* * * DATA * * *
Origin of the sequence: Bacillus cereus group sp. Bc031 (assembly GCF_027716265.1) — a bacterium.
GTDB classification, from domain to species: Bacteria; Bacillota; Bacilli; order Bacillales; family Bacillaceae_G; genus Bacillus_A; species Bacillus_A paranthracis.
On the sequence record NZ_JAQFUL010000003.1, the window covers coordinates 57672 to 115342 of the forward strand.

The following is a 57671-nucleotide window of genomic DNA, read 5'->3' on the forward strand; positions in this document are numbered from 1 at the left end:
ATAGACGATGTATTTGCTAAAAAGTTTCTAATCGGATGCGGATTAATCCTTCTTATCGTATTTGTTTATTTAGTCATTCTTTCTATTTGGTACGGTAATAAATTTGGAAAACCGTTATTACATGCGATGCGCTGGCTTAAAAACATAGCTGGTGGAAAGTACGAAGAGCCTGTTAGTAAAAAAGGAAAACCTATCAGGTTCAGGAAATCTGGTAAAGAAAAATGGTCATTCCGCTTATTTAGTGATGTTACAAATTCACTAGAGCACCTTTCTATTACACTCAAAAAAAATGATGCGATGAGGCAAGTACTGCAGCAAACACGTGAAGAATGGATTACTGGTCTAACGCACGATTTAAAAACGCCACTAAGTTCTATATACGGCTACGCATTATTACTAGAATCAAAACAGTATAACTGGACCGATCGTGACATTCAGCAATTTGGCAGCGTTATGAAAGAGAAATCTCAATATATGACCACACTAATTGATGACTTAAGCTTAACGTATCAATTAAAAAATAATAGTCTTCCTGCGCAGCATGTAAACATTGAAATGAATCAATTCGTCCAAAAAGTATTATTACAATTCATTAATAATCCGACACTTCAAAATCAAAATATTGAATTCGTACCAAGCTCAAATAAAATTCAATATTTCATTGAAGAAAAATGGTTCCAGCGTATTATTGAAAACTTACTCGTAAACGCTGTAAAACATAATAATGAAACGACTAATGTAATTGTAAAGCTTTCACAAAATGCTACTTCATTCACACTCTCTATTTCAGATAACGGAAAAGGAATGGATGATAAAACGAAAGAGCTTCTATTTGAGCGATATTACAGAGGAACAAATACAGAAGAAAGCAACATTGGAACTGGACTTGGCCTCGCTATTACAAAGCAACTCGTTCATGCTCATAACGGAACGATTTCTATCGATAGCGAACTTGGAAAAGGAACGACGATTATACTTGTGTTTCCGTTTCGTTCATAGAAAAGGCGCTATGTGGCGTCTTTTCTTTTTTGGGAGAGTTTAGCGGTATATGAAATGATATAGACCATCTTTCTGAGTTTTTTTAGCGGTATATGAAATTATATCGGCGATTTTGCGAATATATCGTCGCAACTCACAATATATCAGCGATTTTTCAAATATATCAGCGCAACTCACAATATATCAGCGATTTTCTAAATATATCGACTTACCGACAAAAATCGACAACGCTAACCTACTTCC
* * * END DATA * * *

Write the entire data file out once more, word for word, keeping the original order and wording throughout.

Origin of the sequence: Bacillus cereus group sp. Bc031 (assembly GCF_027716265.1) — a bacterium.
GTDB classification, from domain to species: Bacteria; Bacillota; Bacilli; order Bacillales; family Bacillaceae_G; genus Bacillus_A; species Bacillus_A paranthracis.
On the sequence record NZ_JAQFUL010000003.1, the window covers coordinates 57672 to 115342 of the forward strand.

The following is a 57671-nucleotide window of genomic DNA, read 5'->3' on the forward strand; positions in this document are numbered from 1 at the left end:
ATAGACGATGTATTTGCTAAAAAGTTTCTAATCGGATGCGGATTAATCCTTCTTATCGTATTTGTTTATTTAGTCATTCTTTCTATTTGGTACGGTAATAAATTTGGAAAACCGTTATTACATGCGATGCGCTGGCTTAAAAACATAGCTGGTGGAAAGTACGAAGAGCCTGTTAGTAAAAAAGGAAAACCTATCAGGTTCAGGAAATCTGGTAAAGAAAAATGGTCATTCCGCTTATTTAGTGATGTTACAAATTCACTAGAGCACCTTTCTATTACACTCAAAAAAAATGATGCGATGAGGCAAGTACTGCAGCAAACACGTGAAGAATGGATTACTGGTCTAACGCACGATTTAAAAACGCCACTAAGTTCTATATACGGCTACGCATTATTACTAGAATCAAAACAGTATAACTGGACCGATCGTGACATTCAGCAATTTGGCAGCGTTATGAAAGAGAAATCTCAATATATGACCACACTAATTGATGACTTAAGCTTAACGTATCAATTAAAAAATAATAGTCTTCCTGCGCAGCATGTAAACATTGAAATGAATCAATTCGTCCAAAAAGTATTATTACAATTCATTAATAATCCGACACTTCAAAATCAAAATATTGAATTCGTACCAAGCTCAAATAAAATTCAATATTTCATTGAAGAAAAATGGTTCCAGCGTATTATTGAAAACTTACTCGTAAACGCTGTAAAACATAATAATGAAACGACTAATGTAATTGTAAAGCTTTCACAAAATGCTACTTCATTCACACTCTCTATTTCAGATAACGGAAAAGGAATGGATGATAAAACGAAAGAGCTTCTATTTGAGCGATATTACAGAGGAACAAATACAGAAGAAAGCAACATTGGAACTGGACTTGGCCTCGCTATTACAAAGCAACTCGTTCATGCTCATAACGGAACGATTTCTATCGATAGCGAACTTGGAAAAGGAACGACGATTATACTTGTGTTTCCGTTTCGTTCATAGAAAAGGCGCTATGTGGCGTCTTTTCTTTTTTGGGAGAGTTTAGCGGTATATGAAATGATATAGACCATCTTTCTGAGTTTTTTTAGCGGTATATGAAATTATATCGGCGATTTTGCGAATATATCGTCGCAACTCACAATATATCAGCGATTTTTCAAATATATCAGCGCAACTCACAATATATCAGCGATTTTCTAAATATATCGACTTACCGACAAAAATCGACAACGCTAACCTACTTCC